Abstract: Slide Presentations |


Ghada R. Bourjeily, MD*; Fadlallah Habr, MD; Margaret A. Miller, MD; Kevin Connors, RRT; Karen Rosene-Montella, MD
Author and Funding Information

Women & Infants Hospital, Warren Alpert Medical School of Brown University, Providence, RI


Chest. 2007;132(4_MeetingAbstracts):463a. doi:10.1378/chest.132.4_MeetingAbstracts.463a
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Published online


PURPOSE: Sleep disordered breathing (SDB) remains unexplored in pregnancy despite the increasing prevalence of obesity and the anatomic and physiologic changes of pregnancy predisposing to SDB. The purpose of this study is to identify the frequency of SDB symptoms and their association with various pregnancy outcomes.

METHODS: English-speaking women were asked to fill out a survey regarding their sleep habits and symptoms of sleep disordered breathing (SDB) 48 hours postpartum using the multivariable apnea prediction index.Maternal charts were reviewed for pregnancy outcomes. Two weeks following discharge from the hospital, patients were called by phone for additional information regarding the development of any pregnancy related complications since delivery. Statistical analysis compared proportions using Fisher's exact test and medians using the Kruskal Wallis test.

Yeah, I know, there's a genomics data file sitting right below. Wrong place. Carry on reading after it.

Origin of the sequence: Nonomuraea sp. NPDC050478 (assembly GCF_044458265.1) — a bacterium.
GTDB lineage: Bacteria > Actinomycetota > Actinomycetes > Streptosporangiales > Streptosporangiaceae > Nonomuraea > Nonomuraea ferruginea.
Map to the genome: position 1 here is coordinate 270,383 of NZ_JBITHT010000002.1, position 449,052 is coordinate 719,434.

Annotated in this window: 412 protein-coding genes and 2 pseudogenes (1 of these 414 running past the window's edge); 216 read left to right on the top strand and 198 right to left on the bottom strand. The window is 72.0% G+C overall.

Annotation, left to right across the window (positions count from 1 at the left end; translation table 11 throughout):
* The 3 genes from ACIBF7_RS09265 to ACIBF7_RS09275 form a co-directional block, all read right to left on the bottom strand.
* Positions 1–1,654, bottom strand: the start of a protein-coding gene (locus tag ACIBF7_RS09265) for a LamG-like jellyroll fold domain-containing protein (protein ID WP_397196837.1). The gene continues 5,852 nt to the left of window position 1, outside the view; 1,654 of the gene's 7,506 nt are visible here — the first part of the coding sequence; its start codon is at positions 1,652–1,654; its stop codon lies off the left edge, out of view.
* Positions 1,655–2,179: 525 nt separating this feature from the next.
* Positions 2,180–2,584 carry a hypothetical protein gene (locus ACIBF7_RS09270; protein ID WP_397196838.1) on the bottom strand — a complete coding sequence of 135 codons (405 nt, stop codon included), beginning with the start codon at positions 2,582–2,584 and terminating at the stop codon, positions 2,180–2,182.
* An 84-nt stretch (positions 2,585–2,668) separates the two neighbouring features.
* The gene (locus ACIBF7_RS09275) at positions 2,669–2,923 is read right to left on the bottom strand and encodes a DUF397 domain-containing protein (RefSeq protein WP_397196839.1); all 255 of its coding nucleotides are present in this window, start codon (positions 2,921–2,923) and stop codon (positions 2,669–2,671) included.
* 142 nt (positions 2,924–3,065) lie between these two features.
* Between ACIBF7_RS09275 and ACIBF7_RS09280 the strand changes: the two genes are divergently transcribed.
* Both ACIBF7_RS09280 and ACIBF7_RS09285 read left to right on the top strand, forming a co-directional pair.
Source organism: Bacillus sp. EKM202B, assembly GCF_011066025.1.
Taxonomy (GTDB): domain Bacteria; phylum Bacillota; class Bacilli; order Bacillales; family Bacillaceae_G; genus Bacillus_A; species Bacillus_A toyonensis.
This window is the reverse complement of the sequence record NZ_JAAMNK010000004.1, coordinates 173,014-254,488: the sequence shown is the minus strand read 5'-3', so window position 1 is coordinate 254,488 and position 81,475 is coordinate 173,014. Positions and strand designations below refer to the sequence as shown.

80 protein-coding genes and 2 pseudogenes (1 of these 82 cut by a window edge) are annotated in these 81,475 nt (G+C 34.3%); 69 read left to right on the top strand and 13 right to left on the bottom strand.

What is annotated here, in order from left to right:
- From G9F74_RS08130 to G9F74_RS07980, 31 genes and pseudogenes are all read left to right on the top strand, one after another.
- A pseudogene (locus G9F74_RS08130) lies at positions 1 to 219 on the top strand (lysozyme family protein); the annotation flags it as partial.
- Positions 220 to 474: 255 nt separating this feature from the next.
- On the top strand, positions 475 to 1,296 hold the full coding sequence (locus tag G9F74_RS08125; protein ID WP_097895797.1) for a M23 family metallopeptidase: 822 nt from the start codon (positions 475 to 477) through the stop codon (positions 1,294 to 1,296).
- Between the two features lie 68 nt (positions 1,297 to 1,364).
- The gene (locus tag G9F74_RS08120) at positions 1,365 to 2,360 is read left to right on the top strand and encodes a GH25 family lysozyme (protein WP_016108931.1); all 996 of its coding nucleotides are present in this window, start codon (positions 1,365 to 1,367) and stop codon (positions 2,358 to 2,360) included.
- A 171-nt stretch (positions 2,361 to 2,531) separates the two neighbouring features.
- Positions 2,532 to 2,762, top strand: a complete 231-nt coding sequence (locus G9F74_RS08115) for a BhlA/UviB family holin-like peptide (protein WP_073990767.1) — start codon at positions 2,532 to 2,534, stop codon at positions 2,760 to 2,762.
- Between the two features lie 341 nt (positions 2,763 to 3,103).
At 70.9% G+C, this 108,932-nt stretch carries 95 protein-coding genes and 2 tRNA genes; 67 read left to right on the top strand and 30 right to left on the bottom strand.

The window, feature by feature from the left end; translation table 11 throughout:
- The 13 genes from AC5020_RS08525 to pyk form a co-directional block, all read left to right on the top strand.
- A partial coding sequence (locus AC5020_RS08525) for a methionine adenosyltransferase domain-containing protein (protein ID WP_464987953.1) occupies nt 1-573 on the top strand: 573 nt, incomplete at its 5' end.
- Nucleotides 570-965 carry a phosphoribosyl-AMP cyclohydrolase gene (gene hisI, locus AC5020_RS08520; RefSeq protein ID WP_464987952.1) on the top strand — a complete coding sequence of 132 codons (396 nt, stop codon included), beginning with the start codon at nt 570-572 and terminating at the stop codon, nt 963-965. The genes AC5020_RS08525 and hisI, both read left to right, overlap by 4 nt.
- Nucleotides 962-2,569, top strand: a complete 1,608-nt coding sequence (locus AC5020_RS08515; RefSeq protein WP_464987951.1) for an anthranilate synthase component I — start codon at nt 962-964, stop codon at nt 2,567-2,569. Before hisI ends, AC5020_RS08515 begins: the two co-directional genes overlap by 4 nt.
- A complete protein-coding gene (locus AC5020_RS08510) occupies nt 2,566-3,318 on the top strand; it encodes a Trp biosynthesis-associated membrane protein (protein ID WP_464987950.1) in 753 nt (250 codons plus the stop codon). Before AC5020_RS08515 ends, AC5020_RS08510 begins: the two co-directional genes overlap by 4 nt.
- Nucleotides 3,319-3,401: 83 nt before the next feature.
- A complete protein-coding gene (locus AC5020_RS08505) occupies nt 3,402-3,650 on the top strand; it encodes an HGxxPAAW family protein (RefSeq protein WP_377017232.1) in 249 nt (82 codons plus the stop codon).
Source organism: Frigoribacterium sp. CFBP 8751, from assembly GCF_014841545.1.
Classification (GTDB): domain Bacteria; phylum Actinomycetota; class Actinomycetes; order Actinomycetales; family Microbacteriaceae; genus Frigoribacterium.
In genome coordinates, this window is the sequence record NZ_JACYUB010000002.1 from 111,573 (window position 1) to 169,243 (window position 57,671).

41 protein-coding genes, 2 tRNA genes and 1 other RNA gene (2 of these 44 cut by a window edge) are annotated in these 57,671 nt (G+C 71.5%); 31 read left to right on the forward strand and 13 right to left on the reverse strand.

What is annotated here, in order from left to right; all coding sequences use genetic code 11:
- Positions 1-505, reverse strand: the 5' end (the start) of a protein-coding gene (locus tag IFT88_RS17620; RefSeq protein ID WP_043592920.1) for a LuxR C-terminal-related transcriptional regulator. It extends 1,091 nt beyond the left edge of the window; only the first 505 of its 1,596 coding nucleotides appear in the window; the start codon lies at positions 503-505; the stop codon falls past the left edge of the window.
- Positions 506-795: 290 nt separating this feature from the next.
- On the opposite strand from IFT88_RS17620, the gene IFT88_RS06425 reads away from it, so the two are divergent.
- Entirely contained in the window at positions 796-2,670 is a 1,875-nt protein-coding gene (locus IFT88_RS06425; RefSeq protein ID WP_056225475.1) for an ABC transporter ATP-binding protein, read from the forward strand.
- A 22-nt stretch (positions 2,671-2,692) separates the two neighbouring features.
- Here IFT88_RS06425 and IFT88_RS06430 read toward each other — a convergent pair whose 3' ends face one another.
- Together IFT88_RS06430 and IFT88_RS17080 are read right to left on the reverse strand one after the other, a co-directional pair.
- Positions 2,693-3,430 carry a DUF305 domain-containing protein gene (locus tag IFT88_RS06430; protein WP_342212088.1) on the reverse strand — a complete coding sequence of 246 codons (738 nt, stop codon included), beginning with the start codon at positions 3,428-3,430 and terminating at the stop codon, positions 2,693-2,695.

RESULTS: A total of 116 patients were recruited and 84 patients were available for follow up. Of those, 83% were white, age 30.0 + 6.5 (16-50). Pre gestational BMI was 24.8 (17.8-62.7) and BMI at delivery was 31.5 (23.7-62.5). About 93% of gestations were single. Of 116 patients, 44 (40.7%) snored frequently/always, 20 (17.5%) gasped and 8 (7%) frequently/always had apneic episodes. There was no significant association between SDB symptoms and the development of pregnancy induced hypertension, preeclampsia or diabetes at the time of delivery. There was an association between (1) snoring and gasping and reported poor blood pressure control at the two week follow up (p=0.04 and 0.009, respectively); (2) snoring and pregestational BMI (p=0.03) but not with the BMI at delivery; (3) gasping and pregestational BMI and BMI at delivery (p=0.003 and 0.02, respectively). No association was found between weight gain during pregnancy and SDB symptoms.

CONCLUSION: Symptoms of SDB are common in pregnancy. Snoring and gasping are associated with reported poor blood pressure control in the two weeks following delivery.

CLINICAL IMPLICATIONS: Sleep disordered breathing symptoms are common in pregnancy and should be screened for as they may impact pregnancy outcomes.

DISCLOSURE: Ghada Bourjeily, No Financial Disclosure Information; No Product/Research Disclosure Information

Tuesday, October 23, 2007

12:30 PM - 2:00 PM




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